Diagnosis Code Q43.0
Information for Medical Professionals
The diagnosis code Q43.0 is grouped in the following Diagnostic Related Group(s) (MS-DRG v33.0)
- COMPLICATED PEPTIC ULCER WITH MCC 380
- COMPLICATED PEPTIC ULCER WITH CC 381
- COMPLICATED PEPTIC ULCER WITHOUT CC/MCC 382
- UNCOMPLICATED PEPTIC ULCER WITH MCC 383
- UNCOMPLICATED PEPTIC ULCER WITHOUT MCC 384
Convert to ICD-9 General Equivalence Map
The ICD-10 and ICD-9 GEMs are used to facilitate linking between the diagnosis codes in ICD-9-CM and the new ICD-10-CM code set. The GEMs are the raw material from which providers, health information vendors and payers can derive specific applied mappings to meet their needs.
- 751.0 - Meckel's diverticulum
Present on Admission (POA) Present on Admission
The Present on Admission (POA) indicator is used for diagnosis codes included in claims involving inpatient admissions to general acute care hospitals. POA indicators must be reported to CMS on each claim to facilitate the grouping of diagnoses codes into the proper Diagnostic Related Groups (DRG). CMS publishes a listing of specific diagnosis codes that are exempt from the POA reporting requirement.
The code Q43.0 is exempt from POA reporting.
- Bleeding Meckel's diverticulitis
- Bleeding Meckel's diverticulum
- Developmental anomaly of vitelline duct
- Displaced Meckel's diverticulum
- Diverticulitis of ileum
- Diverticulitis of small intestine
- Diverticulosis of the ileum
- Hypertrophic Meckel's diverticulum
- Ileal hemorrhage
- Meckel's diverticulitis
- Meckel's diverticulum
- Omphalomesenteric duct cyst
- Patent vitelline duct
Index of Diseases and Injuries
References found for the code Q43.0 in the Index of Diseases and Injuries:
- Inclusion Terms: Inclusion terms
List of terms is included under some codes. These terms are the conditions for which that code is to be used. The terms may be synonyms of the code title, or, in the case of “other specified” codes, the terms are a list of the various conditions assigned to that code. The inclusion terms are not necessarily exhaustive. Additional terms found only in the Alphabetic Index may also be assigned to a code.
- Persistent omphalomesenteric duct
- Persistent vitelline duct
Information for Patients
A birth defect is a problem that happens while a baby is developing in the mother's body. Most birth defects happen during the first 3 months of pregnancy. One out of every 33 babies in the United States is born with a birth defect.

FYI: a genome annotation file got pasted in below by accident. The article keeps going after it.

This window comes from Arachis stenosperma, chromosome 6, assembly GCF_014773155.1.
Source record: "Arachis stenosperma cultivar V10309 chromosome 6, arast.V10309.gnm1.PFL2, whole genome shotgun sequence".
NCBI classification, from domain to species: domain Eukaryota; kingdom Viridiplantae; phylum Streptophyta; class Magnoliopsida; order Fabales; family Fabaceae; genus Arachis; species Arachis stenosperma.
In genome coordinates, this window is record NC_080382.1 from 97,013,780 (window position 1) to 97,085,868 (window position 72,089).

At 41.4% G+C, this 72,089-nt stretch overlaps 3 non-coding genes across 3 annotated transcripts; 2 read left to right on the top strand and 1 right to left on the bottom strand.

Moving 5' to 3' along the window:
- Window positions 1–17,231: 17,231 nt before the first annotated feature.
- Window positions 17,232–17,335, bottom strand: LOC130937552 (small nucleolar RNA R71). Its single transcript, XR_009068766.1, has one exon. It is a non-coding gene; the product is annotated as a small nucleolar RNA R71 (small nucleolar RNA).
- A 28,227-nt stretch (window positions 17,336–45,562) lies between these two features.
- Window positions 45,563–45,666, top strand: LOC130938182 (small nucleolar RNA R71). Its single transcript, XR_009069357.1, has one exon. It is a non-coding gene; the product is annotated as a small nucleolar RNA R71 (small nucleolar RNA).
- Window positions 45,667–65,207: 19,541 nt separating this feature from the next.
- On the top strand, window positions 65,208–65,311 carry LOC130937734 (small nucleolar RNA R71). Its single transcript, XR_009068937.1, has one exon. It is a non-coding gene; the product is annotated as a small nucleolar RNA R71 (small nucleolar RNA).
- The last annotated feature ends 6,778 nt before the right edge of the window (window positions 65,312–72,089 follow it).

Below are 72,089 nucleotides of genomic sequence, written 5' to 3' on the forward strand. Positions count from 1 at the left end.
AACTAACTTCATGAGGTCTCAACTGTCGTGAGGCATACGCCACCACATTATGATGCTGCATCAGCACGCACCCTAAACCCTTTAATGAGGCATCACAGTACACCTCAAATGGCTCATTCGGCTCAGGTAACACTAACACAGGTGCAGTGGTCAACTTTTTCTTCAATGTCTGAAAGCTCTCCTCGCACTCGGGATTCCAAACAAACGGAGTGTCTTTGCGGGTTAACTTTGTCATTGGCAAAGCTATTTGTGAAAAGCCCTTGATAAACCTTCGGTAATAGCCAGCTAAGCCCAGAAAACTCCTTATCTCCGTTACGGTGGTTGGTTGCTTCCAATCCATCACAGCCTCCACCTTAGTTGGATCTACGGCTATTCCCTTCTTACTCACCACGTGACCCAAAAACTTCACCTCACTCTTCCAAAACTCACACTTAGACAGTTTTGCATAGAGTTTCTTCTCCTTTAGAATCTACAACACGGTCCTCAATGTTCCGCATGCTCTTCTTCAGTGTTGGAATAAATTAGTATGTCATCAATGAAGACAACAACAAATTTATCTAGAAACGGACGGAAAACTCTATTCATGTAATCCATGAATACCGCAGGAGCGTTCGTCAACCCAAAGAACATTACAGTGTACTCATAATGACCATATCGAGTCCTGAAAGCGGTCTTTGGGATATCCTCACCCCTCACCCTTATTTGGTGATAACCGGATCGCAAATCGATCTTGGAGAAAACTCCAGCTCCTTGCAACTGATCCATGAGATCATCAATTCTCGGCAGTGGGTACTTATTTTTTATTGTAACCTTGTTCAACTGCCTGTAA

A birth defect may affect how the body looks, works or both. Some birth defects like cleft lip or neural tube defects are structural problems that can be easy to see. To find others, like heart defects, doctors use special tests. Birth defects can vary from mild to severe. Some result from exposures to medicines or chemicals. For example, alcohol abuse can cause fetal alcohol syndrome. Infections during pregnancy can also result in birth defects. For most birth defects, the cause is unknown.
Some birth defects can be prevented. Taking folic acid can help prevent some birth defects. Talk to your doctor about any medicines you take. Some medicines can cause serious birth defects.
Babies with birth defects may need surgery or other medical treatments. Today, doctors can diagnose many birth defects in the womb. This enables them to treat or even correct some problems before the baby is born.
Centers for Disease Control and Prevention
Small Intestine Disorders
Your small intestine is the longest part of your digestive system - about twenty feet long! It connects your stomach to your large intestine (or colon) and folds many times to fit inside your abdomen. Your small intestine does most of the digesting of the foods you eat. It has three areas called the duodenum, the ileum, and the jejunum.
Problems with the small intestine can include:
- Celiac disease
- Crohn's disease
- Intestinal cancer
- Intestinal obstruction
- Irritable bowel syndrome
- Ulcers, such as peptic ulcer
Treatment of disorders of the small intestine depends on the cause.
- Duodenal atresia
- EGD - esophagogastroduodenoscopy
- EGD discharge
- Meckel's diverticulectomy
- Small bowel bacterial overgrowth
- Small bowel resection
- Upper GI and small bowel series